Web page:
As in other classes I've taken at Bronze, I was able to benefit greatly from the Gold students videos and Margaret's discussions with them.  Any question or problem I had eventually came up for someone else.  There were a few dogs that were working at nearly the same pace and style as Dot, so we followed those dogs closely and took note of the comments made on their performances.

Excellent value at $65 for Bronze Level.  If you had an exceptional dog, 6 weeks could get you nearly ready for your ORT (Odor Recognition Test) in Birch!

Friday, January 23, 2015

Tooth Gel Showdown Results

Way back in November I began a Tooth Gel showdown, with each dog using a different brand of tooth care gel.  I will admit that the dogs did not get tooth gel applied every day for 30 days.  We kept up with 5-6 days per week for a month and have since been consistently applying it at least a couple of times each week.  It's time for the after pictures!

Taco was using PetzLive Oral Care Gel with Wild Salmon Oil.  He got used to the taste and didn't mind having it applied but after each application he would rub his snout on the carpet or blankets like the mint was just too powerful for him!
Taco before
Taco after
Dot used TropiClean Clean Teeth Gel.  She didn't mind this as much as Taco minded his gel at first, she pretty much just put up with it.  After it was applied, she would lick her lips and teeth but didn't act like it tasted terrible, just that it was odd.
Dot before
 Dot after
 Dot before
 Dot after
In my opinion, the tooth gel made very little, if any, difference.  There might be a tiny reduction in the amount of inflammation around Dot's teeth but the tartar is still there.  So Dot has an appointment for a dental next month.  And Taco will get one when he needs it next.  After the teeth are clean, I will continue to brush/apply tooth gel in the hopes that it will prevent or at least stall new plaque and tartar from forming but I don't think we'll be able to skip the vet visits for professional cleanings.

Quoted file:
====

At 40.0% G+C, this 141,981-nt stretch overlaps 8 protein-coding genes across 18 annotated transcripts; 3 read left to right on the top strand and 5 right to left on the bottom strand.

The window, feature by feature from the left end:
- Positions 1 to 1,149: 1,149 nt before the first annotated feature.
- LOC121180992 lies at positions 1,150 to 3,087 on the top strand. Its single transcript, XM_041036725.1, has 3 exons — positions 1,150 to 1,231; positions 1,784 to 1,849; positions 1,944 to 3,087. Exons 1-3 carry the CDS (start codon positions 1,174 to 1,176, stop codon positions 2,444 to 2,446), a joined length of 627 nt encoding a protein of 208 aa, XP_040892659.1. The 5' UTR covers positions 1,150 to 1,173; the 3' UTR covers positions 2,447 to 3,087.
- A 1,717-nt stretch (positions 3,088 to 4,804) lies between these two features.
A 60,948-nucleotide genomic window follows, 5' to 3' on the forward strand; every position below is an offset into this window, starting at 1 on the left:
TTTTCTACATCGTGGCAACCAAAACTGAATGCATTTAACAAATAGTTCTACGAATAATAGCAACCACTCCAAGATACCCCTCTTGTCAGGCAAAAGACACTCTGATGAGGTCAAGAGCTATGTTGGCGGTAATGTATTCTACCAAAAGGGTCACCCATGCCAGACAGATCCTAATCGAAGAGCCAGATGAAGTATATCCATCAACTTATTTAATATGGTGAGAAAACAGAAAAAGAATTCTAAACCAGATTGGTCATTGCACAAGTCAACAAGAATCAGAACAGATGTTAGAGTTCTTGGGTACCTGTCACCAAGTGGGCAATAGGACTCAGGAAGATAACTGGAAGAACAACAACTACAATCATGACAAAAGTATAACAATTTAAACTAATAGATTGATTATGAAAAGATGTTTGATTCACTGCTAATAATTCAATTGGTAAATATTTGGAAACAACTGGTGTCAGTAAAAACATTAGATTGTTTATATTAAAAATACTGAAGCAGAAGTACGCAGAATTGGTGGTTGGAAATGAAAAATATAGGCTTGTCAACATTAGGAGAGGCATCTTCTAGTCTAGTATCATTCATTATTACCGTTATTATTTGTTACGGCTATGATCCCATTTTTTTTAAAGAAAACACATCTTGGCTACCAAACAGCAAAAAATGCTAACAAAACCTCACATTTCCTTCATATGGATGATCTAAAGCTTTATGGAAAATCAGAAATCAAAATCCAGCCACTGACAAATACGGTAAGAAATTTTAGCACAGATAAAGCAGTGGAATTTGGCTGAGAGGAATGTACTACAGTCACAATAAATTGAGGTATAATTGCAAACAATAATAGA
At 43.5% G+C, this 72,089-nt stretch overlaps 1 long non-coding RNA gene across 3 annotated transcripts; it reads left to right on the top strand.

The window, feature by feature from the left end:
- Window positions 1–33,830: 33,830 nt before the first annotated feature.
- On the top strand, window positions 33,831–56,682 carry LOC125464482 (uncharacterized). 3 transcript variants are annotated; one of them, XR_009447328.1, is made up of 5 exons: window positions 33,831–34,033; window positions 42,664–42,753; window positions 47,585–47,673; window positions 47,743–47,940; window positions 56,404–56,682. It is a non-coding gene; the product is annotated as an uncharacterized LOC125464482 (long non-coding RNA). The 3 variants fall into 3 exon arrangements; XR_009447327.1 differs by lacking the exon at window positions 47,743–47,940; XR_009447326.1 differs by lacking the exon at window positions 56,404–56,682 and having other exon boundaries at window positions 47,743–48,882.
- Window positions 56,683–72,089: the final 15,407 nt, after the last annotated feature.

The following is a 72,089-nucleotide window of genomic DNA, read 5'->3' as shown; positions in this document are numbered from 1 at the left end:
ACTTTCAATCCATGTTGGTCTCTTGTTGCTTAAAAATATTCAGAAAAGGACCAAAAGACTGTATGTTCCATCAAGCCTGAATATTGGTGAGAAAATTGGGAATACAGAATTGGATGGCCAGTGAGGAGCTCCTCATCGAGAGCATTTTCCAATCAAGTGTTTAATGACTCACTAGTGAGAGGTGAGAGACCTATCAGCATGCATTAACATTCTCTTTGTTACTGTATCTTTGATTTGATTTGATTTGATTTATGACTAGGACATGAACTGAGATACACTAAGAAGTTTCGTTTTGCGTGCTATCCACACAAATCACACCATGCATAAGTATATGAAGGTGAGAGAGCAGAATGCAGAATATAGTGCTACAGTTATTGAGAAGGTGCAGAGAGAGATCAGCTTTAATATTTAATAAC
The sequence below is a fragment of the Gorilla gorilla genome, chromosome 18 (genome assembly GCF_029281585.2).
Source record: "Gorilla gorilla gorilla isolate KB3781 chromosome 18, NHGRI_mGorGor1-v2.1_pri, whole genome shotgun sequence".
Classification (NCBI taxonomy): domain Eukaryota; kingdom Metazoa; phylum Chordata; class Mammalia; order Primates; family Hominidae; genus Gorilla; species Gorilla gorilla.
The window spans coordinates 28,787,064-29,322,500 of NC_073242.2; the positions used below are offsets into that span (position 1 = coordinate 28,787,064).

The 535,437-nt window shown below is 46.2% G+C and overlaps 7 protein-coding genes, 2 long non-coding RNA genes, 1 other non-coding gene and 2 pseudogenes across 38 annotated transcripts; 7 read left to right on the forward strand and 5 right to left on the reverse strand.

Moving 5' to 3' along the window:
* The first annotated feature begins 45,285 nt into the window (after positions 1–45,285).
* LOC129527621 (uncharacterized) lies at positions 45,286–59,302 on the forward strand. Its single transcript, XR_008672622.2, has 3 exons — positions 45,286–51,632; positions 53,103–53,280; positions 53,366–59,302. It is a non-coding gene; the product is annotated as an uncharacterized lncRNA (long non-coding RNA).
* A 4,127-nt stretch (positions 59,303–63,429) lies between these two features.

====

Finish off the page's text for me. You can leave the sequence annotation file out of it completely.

Tuesday, January 20, 2015

Review-Dogswell Vitality Jerky Bars Chicken & Veggies Dog Treats


This month, Chewy.com kindly provided us with a package of Dogswell Vitality Jerky Bars Chicken & Veggies Dog Treats to test out and review.  I liked that the ingredients list was short and included things that sounded wholesome and would not cause Dot any allergy issues (no grains, no fish).

Ingredients:
Chicken, Tomatoes, Cranberries, Flaxseed, Cane Molasses, Peas, Carrots, Spinach, Apples, Salt, Tocopherols, Rosemary Extract, Zinc Propionate, Ascorbic Acid, Vitamin A Acetate

When I opened the package, my first impression was that they smelled a bit burnt or smoky.   The bars are roughly 1 1/2 inches by 2 1/2 inches, which is larger then I like to give our dogs so I chopped a few up into 6 sections each using a kitchen knife.  The bars were a little dry in places and had a bit of snap to them, like a dehydrated treat. The texture was inconsistent, some spots were pliable, others were hard.  Maybe this is due to the veggie chunks and the meat cooking differently within the same bar.